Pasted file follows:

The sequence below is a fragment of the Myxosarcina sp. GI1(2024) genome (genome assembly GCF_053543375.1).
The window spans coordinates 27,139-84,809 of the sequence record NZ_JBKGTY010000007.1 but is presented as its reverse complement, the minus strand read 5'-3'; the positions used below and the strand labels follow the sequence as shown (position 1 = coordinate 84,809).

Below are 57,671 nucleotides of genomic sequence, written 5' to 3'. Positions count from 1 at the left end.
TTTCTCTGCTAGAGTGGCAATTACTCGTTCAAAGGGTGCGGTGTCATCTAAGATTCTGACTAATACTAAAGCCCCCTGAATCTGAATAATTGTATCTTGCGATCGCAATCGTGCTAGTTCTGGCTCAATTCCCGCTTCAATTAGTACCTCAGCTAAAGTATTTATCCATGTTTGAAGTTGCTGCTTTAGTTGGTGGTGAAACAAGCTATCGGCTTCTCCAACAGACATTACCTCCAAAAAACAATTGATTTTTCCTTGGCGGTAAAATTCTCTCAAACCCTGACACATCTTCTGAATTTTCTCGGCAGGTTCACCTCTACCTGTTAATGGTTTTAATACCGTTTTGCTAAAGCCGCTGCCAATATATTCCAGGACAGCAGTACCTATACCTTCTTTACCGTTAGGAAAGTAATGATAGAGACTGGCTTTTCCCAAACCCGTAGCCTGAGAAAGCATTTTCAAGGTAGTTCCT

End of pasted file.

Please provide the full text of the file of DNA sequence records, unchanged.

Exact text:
The sequence below is a fragment of the Myxosarcina sp. GI1(2024) genome (genome assembly GCF_053543375.1).
The window spans coordinates 27,139-84,809 of the sequence record NZ_JBKGTY010000007.1 but is presented as its reverse complement, the minus strand read 5'-3'; the positions used below and the strand labels follow the sequence as shown (position 1 = coordinate 84,809).

Below are 57,671 nucleotides of genomic sequence, written 5' to 3'. Positions count from 1 at the left end.
TTTCTCTGCTAGAGTGGCAATTACTCGTTCAAAGGGTGCGGTGTCATCTAAGATTCTGACTAATACTAAAGCCCCCTGAATCTGAATAATTGTATCTTGCGATCGCAATCGTGCTAGTTCTGGCTCAATTCCCGCTTCAATTAGTACCTCAGCTAAAGTATTTATCCATGTTTGAAGTTGCTGCTTTAGTTGGTGGTGAAACAAGCTATCGGCTTCTCCAACAGACATTACCTCCAAAAAACAATTGATTTTTCCTTGGCGGTAAAATTCTCTCAAACCCTGACACATCTTCTGAATTTTCTCGGCAGGTTCACCTCTACCTGTTAATGGTTTTAATACCGTTTTGCTAAAGCCGCTGCCAATATATTCCAGGACAGCAGTACCTATACCTTCTTTACCGTTAGGAAAGTAATGATAGAGACTGGCTTTTCCCAAACCCGTAGCCTGAGAAAGCATTTTCAAGGTAGTTCCT